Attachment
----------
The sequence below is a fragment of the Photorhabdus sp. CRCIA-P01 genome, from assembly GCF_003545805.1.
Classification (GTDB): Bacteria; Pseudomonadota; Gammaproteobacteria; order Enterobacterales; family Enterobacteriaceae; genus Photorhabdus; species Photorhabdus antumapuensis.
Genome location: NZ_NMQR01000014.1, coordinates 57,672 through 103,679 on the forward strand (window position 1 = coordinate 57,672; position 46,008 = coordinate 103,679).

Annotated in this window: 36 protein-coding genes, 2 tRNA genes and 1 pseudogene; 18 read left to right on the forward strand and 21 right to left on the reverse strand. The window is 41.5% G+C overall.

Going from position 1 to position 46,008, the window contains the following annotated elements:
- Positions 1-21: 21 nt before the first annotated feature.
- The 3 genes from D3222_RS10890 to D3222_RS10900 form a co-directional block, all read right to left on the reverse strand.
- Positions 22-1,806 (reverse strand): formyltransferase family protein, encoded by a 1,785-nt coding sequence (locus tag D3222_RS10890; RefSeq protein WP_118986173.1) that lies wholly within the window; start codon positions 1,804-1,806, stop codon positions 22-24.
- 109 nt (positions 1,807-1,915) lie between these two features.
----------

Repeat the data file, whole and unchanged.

The sequence below is a fragment of the Photorhabdus sp. CRCIA-P01 genome, from assembly GCF_003545805.1.
Classification (GTDB): Bacteria; Pseudomonadota; Gammaproteobacteria; order Enterobacterales; family Enterobacteriaceae; genus Photorhabdus; species Photorhabdus antumapuensis.
Genome location: NZ_NMQR01000014.1, coordinates 57,672 through 103,679 on the forward strand (window position 1 = coordinate 57,672; position 46,008 = coordinate 103,679).

Annotated in this window: 36 protein-coding genes, 2 tRNA genes and 1 pseudogene; 18 read left to right on the forward strand and 21 right to left on the reverse strand. The window is 41.5% G+C overall.

Going from position 1 to position 46,008, the window contains the following annotated elements:
- Positions 1-21: 21 nt before the first annotated feature.
- The 3 genes from D3222_RS10890 to D3222_RS10900 form a co-directional block, all read right to left on the reverse strand.
- Positions 22-1,806 (reverse strand): formyltransferase family protein, encoded by a 1,785-nt coding sequence (locus tag D3222_RS10890; RefSeq protein WP_118986173.1) that lies wholly within the window; start codon positions 1,804-1,806, stop codon positions 22-24.
- 109 nt (positions 1,807-1,915) lie between these two features.